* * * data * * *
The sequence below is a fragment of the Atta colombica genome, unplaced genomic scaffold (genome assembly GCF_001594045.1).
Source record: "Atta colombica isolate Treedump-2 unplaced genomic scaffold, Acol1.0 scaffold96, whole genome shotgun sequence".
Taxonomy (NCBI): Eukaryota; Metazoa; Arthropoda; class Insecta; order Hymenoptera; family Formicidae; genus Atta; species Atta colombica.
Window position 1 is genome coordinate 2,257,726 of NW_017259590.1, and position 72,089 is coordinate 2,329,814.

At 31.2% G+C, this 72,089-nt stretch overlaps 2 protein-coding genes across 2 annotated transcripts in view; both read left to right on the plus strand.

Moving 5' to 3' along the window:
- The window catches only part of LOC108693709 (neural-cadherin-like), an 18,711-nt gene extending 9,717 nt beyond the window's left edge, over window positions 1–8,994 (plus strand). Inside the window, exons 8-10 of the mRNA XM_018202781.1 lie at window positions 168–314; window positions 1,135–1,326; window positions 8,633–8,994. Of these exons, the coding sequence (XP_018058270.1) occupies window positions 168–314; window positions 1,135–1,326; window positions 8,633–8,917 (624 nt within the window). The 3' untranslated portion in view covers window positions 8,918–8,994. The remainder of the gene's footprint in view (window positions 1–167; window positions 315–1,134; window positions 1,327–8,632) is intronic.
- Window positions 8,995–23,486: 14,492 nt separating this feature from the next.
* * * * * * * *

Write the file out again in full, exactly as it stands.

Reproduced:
The sequence below is a fragment of the Atta colombica genome, unplaced genomic scaffold (genome assembly GCF_001594045.1).
Source record: "Atta colombica isolate Treedump-2 unplaced genomic scaffold, Acol1.0 scaffold96, whole genome shotgun sequence".
Taxonomy (NCBI): Eukaryota; Metazoa; Arthropoda; class Insecta; order Hymenoptera; family Formicidae; genus Atta; species Atta colombica.
Window position 1 is genome coordinate 2,257,726 of NW_017259590.1, and position 72,089 is coordinate 2,329,814.

At 31.2% G+C, this 72,089-nt stretch overlaps 2 protein-coding genes across 2 annotated transcripts in view; both read left to right on the plus strand.

Moving 5' to 3' along the window:
- The window catches only part of LOC108693709 (neural-cadherin-like), an 18,711-nt gene extending 9,717 nt beyond the window's left edge, over window positions 1–8,994 (plus strand). Inside the window, exons 8-10 of the mRNA XM_018202781.1 lie at window positions 168–314; window positions 1,135–1,326; window positions 8,633–8,994. Of these exons, the coding sequence (XP_018058270.1) occupies window positions 168–314; window positions 1,135–1,326; window positions 8,633–8,917 (624 nt within the window). The 3' untranslated portion in view covers window positions 8,918–8,994. The remainder of the gene's footprint in view (window positions 1–167; window positions 315–1,134; window positions 1,327–8,632) is intronic.
- Window positions 8,995–23,486: 14,492 nt separating this feature from the next.